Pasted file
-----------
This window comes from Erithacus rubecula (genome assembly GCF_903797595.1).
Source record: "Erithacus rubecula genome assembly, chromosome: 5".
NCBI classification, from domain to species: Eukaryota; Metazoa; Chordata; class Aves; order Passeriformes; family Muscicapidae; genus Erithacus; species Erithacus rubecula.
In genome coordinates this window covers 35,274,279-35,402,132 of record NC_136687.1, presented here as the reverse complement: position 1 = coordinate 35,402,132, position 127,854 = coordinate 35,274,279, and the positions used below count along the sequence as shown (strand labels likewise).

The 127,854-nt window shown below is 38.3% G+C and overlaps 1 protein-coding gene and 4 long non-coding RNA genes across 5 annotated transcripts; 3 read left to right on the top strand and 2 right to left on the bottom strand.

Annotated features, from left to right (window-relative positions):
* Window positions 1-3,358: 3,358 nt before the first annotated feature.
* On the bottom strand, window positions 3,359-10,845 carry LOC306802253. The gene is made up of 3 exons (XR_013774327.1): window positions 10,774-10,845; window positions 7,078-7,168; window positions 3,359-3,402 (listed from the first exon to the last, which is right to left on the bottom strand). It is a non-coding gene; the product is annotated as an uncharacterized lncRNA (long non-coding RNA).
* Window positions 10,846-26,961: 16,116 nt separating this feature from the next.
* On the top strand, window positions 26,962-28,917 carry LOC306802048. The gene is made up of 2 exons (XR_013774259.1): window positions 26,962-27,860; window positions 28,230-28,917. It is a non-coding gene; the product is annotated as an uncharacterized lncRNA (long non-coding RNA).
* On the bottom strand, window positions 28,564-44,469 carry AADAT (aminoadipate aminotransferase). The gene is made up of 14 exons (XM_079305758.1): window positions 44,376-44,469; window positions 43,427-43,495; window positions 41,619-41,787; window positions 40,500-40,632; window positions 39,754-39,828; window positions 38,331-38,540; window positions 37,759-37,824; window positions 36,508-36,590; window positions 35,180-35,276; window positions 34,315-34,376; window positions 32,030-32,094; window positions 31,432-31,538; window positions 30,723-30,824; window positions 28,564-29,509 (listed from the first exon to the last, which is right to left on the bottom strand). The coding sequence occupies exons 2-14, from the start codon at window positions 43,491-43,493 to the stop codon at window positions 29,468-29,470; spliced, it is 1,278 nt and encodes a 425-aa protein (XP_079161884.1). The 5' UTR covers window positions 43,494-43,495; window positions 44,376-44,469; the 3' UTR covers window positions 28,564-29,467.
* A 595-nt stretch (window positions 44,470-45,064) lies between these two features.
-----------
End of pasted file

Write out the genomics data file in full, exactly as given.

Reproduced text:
This window comes from Erithacus rubecula (genome assembly GCF_903797595.1).
Source record: "Erithacus rubecula genome assembly, chromosome: 5".
NCBI classification, from domain to species: Eukaryota; Metazoa; Chordata; class Aves; order Passeriformes; family Muscicapidae; genus Erithacus; species Erithacus rubecula.
In genome coordinates this window covers 35,274,279-35,402,132 of record NC_136687.1, presented here as the reverse complement: position 1 = coordinate 35,402,132, position 127,854 = coordinate 35,274,279, and the positions used below count along the sequence as shown (strand labels likewise).

The 127,854-nt window shown below is 38.3% G+C and overlaps 1 protein-coding gene and 4 long non-coding RNA genes across 5 annotated transcripts; 3 read left to right on the top strand and 2 right to left on the bottom strand.

Annotated features, from left to right (window-relative positions):
* Window positions 1-3,358: 3,358 nt before the first annotated feature.
* On the bottom strand, window positions 3,359-10,845 carry LOC306802253. The gene is made up of 3 exons (XR_013774327.1): window positions 10,774-10,845; window positions 7,078-7,168; window positions 3,359-3,402 (listed from the first exon to the last, which is right to left on the bottom strand). It is a non-coding gene; the product is annotated as an uncharacterized lncRNA (long non-coding RNA).
* Window positions 10,846-26,961: 16,116 nt separating this feature from the next.
* On the top strand, window positions 26,962-28,917 carry LOC306802048. The gene is made up of 2 exons (XR_013774259.1): window positions 26,962-27,860; window positions 28,230-28,917. It is a non-coding gene; the product is annotated as an uncharacterized lncRNA (long non-coding RNA).
* On the bottom strand, window positions 28,564-44,469 carry AADAT (aminoadipate aminotransferase). The gene is made up of 14 exons (XM_079305758.1): window positions 44,376-44,469; window positions 43,427-43,495; window positions 41,619-41,787; window positions 40,500-40,632; window positions 39,754-39,828; window positions 38,331-38,540; window positions 37,759-37,824; window positions 36,508-36,590; window positions 35,180-35,276; window positions 34,315-34,376; window positions 32,030-32,094; window positions 31,432-31,538; window positions 30,723-30,824; window positions 28,564-29,509 (listed from the first exon to the last, which is right to left on the bottom strand). The coding sequence occupies exons 2-14, from the start codon at window positions 43,491-43,493 to the stop codon at window positions 29,468-29,470; spliced, it is 1,278 nt and encodes a 425-aa protein (XP_079161884.1). The 5' UTR covers window positions 43,494-43,495; window positions 44,376-44,469; the 3' UTR covers window positions 28,564-29,467.
* A 595-nt stretch (window positions 44,470-45,064) lies between these two features.